Controlling the Clubface

Here's a great drill that will help to create awareness of where the clubface is angled at impact...

Keep in mind that the clubface is PRIMARILY responsible for where the ball launches, while the clubpath is PRIMARILY responsible for the curvature of the shot. If you know the predominant shape of your shots, the key is to launch the ball in the proper direction - this drill will help! Give it a try and please let me know if you've made any progress.

A Clubface Primer

A Square Face at the Top
A Square Face at the Top

It is important to understand that the angle of the clubface will influence a golfers' ability to get into a proper impact position. Athletic instinct will always compensate in order to position the face squarely (or as squarely as possible!) at contact. Thus, a square clubface will allow any golfer to naturally more repeatable impact position.

There are three good check points that occur prior to impact to observe the position of the clubface. As these check points get closer to impact they tend to have a greater effect, not only on the impact position, but also the outcome of the shot. Here they are:

Going up:

An Open Face
An Open Face

- Invariably if the clubface fans open early in the swing the clubhead will assume a position inside the hands at this point.

- Here the face is looking more towards the sky than is optimal

- Also notice how there is more daylight between my left hand and right thigh than the picture below

A Square Face
A Square Face

Ideally the clubface should be vertical to slightly tilted down here with the clubhead covering the hands.

A Closed Face
A Closed Face

- In this situation the clubhead has lagged a little behind the hands and arms with a slight draggy start to the swing

-The arms are moving in and close to the body as the handle stays inside the clubhead

- The clubface is looking at the ground too much here

At the top of the backswing:

An Open Face at the Top
An Open Face at the Top

- Notice how the clubface hangs down vertically (almost perpendicular to the ground) and is visible under the shaft

- Also notice the cupping in the back of the left wrist

- This position requires active hands through impact and will generally lead to an over the top approach into the ball

A Square Face at the Top
A Square Face at the Top

Ideally here the clubface should parallel the shaft and the angle of the left arm.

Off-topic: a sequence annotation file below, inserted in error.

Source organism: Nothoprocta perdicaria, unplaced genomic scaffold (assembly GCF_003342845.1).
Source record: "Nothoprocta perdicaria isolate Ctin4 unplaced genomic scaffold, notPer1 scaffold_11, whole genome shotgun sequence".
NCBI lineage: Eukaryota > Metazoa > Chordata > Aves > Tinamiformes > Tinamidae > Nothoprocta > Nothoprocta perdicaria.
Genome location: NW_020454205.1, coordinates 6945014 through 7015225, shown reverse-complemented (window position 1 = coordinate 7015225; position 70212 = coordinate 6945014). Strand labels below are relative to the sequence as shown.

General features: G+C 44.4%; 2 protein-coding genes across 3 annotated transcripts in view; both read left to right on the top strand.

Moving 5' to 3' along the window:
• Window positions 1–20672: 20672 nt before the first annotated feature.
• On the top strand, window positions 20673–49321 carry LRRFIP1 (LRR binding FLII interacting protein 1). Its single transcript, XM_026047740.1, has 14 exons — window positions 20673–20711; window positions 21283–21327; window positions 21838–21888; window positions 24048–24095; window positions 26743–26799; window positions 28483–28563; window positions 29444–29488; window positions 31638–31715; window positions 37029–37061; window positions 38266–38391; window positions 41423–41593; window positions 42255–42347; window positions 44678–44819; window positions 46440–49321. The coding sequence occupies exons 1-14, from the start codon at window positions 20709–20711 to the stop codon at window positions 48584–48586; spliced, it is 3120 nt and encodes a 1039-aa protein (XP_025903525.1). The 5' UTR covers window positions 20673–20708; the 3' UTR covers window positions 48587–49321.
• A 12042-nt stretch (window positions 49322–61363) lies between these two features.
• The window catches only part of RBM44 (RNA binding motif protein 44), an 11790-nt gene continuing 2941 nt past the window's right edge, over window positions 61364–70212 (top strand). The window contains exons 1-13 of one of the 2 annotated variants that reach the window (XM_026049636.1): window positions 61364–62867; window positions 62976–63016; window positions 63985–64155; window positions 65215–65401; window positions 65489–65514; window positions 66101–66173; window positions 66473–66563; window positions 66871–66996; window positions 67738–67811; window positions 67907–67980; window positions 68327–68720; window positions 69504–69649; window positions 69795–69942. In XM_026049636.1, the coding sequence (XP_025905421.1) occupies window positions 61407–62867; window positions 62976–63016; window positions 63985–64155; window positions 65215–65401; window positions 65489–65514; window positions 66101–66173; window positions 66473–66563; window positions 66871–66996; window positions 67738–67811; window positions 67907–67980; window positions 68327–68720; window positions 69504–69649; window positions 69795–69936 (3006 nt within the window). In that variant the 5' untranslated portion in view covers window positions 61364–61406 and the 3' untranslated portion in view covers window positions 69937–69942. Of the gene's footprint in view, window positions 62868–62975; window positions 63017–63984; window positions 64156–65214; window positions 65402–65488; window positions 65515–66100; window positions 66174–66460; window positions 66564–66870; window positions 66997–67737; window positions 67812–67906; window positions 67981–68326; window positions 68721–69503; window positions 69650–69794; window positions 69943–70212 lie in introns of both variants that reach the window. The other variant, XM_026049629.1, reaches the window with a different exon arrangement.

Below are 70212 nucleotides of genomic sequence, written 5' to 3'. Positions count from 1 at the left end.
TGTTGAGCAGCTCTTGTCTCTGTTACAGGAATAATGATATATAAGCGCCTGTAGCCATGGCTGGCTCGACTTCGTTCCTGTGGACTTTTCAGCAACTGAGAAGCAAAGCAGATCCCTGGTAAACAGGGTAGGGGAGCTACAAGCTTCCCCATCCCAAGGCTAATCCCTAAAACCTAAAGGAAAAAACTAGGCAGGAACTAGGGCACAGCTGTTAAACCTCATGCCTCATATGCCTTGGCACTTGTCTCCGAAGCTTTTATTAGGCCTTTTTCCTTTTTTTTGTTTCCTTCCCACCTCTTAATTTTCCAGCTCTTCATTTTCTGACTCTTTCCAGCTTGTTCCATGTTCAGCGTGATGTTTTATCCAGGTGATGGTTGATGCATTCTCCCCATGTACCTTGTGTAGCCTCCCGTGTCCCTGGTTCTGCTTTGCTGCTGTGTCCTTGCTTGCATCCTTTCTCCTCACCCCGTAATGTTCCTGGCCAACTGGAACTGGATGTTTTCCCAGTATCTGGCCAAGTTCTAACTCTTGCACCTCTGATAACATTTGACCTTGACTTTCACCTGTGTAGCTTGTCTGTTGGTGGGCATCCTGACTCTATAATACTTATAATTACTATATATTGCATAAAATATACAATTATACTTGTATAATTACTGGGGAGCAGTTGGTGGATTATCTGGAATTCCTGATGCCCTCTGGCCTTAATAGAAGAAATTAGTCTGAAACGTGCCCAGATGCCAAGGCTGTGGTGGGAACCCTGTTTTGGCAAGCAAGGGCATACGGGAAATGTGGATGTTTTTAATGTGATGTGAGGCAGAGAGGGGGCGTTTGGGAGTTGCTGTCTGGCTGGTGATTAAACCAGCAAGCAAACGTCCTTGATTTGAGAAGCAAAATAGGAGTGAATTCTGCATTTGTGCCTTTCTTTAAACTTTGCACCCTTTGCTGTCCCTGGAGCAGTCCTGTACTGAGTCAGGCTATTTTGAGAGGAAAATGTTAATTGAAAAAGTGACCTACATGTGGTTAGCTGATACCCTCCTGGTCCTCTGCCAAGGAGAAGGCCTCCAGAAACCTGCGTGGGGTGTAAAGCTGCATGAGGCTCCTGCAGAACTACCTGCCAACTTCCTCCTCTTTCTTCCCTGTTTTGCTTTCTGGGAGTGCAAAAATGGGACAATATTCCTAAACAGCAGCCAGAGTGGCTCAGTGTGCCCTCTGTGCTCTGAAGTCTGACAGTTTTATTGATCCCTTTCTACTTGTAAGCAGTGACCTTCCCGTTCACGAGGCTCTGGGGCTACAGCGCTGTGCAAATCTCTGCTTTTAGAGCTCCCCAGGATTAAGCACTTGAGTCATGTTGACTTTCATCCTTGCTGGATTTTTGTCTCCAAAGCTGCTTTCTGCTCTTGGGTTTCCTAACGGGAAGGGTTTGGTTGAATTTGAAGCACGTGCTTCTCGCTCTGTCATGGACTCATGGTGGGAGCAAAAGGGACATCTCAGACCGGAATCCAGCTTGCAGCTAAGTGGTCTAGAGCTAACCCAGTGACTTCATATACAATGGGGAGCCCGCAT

Here you can see the clubface angled up toward the sky (almost parallel to the ground) and it is clearly visible above the shaft

- The left wrist position is quite flat and may even become bowed

- This face position will often cause a golfer to get under plane coming into the hit and force the body to raise up through the hit in an attempt to hold the face square

Coming down:

Open Face Approaching Impact
Open Face Approaching Impact

- This position invariably causes a wiping motion across the ball through impact

- The weight will invariably stay back as the golfer tries to position the body to aid in squaring the face

- Shots struck from this open faced position will be weak and generally not have any "sting" on them

Ideally here the clubface should be in a position where it is perpendicular to the ground.

Closed Face Approaching Impact
Closed Face Approaching Impact

- This clubface position will lead to a raising of the hands through impact

-There must be a loss of body angles through the hit in an attempt to deter the face from flipping closed

-Practice hitting high, cut up 8-iron shots that travel 50 yards to overcome this fault

Additional articles regarding the clubface:

What is a Square Clubface? by Dave Wesley

Secret to Squaring Your Clubface by Kelvin Miyahira

Keep a Square Clubface by Karen Palacios-Jansen

See open, closed, and square club faces by Ty Daniels

From Slicer to Bomber

An Average Slicer Tee Ball The above TrackMan screenshot indicates a very typical pattern for the slicer - an overly inward club path (-15.2 degrees out to in) along with a clubface angle that is open/right of where the clubhead is travelling (9.9 degrees). This package results in shots that invariably launch left and curve aggressively right, often shaping across the target line. The end result is a far from optimal tee shot coupled with a healthy fear of any shot that leaks too far into right field!

The video below demonstrates what I did with the "owner" of the slice illustrated above. I have had tremendous success with this technique - primarily, I believe, because it taps into a golfer's instinct that screams - in order for my ball to not leak right I must swing as much to the left as possible. Essentially the drill gives the golfer a reason, something they've never had, to swing to the right. Take a look....

 

  • Tilt the face down 30 degrees (1 hour)
  • Take normal grip
  • Adjust shoulders and arms to square the face at address
  • Swing out to right field

After working on this drill for a while the golfer started to get comfortable and gain a measure of confidence that the ball actually would work back to the left.  This is what happened...